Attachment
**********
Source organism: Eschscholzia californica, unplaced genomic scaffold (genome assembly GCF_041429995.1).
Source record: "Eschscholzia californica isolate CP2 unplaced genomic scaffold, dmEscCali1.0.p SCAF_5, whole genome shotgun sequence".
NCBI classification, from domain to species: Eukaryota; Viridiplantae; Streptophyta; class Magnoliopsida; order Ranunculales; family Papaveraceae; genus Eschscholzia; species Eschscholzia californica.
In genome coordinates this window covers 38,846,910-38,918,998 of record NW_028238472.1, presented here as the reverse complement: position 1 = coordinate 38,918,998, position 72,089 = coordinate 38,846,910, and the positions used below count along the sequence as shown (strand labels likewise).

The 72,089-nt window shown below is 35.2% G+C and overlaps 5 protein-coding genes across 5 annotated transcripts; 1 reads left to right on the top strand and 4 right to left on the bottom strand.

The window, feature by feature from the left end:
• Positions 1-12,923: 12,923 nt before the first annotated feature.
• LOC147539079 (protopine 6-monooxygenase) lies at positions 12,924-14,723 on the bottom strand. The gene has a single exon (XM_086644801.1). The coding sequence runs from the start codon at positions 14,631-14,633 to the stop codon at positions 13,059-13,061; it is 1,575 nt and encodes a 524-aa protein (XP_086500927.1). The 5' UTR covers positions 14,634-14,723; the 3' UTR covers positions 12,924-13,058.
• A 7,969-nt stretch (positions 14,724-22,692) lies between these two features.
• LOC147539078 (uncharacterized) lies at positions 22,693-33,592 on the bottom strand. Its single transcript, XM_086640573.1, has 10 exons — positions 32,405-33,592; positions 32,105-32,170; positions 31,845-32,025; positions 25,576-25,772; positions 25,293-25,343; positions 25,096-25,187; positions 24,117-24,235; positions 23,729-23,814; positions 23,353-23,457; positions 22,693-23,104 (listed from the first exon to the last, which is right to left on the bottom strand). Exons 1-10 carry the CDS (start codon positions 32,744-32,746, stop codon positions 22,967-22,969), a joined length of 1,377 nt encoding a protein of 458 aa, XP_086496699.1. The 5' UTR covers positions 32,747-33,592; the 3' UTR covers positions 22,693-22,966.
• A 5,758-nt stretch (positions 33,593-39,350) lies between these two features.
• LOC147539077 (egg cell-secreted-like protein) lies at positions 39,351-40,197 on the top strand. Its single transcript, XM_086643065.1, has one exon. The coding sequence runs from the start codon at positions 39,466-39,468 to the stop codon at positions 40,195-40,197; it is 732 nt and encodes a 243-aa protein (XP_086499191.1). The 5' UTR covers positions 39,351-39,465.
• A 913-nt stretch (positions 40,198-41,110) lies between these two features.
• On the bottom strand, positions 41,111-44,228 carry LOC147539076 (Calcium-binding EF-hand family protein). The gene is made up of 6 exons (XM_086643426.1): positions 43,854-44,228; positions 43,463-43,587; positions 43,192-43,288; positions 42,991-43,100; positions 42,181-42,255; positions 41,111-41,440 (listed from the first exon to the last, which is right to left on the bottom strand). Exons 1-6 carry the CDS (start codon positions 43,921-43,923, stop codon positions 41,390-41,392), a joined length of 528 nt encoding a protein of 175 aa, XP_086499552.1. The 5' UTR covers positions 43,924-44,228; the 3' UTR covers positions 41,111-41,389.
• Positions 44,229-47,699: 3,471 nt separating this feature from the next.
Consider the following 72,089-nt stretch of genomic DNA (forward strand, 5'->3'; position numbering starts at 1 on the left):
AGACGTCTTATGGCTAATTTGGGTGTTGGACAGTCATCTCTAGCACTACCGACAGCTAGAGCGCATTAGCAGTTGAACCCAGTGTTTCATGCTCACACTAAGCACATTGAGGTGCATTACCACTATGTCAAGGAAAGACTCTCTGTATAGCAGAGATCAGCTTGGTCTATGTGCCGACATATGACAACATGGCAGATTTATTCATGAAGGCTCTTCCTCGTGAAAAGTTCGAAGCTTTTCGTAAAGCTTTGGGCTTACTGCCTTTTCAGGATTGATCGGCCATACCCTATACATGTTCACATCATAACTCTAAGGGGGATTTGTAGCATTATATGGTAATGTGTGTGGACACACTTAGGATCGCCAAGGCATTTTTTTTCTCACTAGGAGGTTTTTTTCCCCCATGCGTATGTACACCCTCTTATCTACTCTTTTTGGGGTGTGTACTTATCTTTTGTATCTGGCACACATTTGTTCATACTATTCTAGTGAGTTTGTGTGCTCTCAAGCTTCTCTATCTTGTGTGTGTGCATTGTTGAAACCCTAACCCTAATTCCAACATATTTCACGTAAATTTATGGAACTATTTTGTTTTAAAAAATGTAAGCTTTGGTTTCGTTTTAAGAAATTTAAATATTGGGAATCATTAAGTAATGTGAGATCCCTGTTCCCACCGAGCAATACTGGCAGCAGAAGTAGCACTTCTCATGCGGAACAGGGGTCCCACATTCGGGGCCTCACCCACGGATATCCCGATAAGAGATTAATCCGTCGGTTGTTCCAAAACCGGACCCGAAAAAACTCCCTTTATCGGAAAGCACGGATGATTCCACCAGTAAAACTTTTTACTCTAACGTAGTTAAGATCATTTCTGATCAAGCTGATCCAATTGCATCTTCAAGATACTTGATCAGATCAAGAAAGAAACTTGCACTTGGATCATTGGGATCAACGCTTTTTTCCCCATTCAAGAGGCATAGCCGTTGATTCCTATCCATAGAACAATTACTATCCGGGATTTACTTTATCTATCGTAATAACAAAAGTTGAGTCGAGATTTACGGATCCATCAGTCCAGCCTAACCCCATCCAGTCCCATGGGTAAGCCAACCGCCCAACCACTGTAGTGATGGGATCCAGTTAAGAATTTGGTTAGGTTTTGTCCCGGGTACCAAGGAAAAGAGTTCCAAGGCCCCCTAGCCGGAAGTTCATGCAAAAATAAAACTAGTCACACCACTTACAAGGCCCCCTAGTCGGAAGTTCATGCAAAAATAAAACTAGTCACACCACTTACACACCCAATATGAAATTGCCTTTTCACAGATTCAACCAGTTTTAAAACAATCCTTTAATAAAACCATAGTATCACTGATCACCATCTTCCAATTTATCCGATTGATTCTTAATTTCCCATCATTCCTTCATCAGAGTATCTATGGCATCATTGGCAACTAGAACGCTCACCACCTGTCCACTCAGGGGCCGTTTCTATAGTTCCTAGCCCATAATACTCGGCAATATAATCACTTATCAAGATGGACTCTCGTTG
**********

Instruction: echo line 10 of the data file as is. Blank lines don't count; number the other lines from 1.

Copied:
• LOC147539078 (uncharacterized) lies at positions 22,693-33,592 on the bottom strand. Its single transcript, XM_086640573.1, has 10 exons — positions 32,405-33,592; positions 32,105-32,170; positions 31,845-32,025; positions 25,576-25,772; positions 25,293-25,343; positions 25,096-25,187; positions 24,117-24,235; positions 23,729-23,814; positions 23,353-23,457; positions 22,693-23,104 (listed from the first exon to the last, which is right to left on the bottom strand). Exons 1-10 carry the CDS (start codon positions 32,744-32,746, stop codon positions 22,967-22,969), a joined length of 1,377 nt encoding a protein of 458 aa, XP_086496699.1. The 5' UTR covers positions 32,747-33,592; the 3' UTR covers positions 22,693-22,966.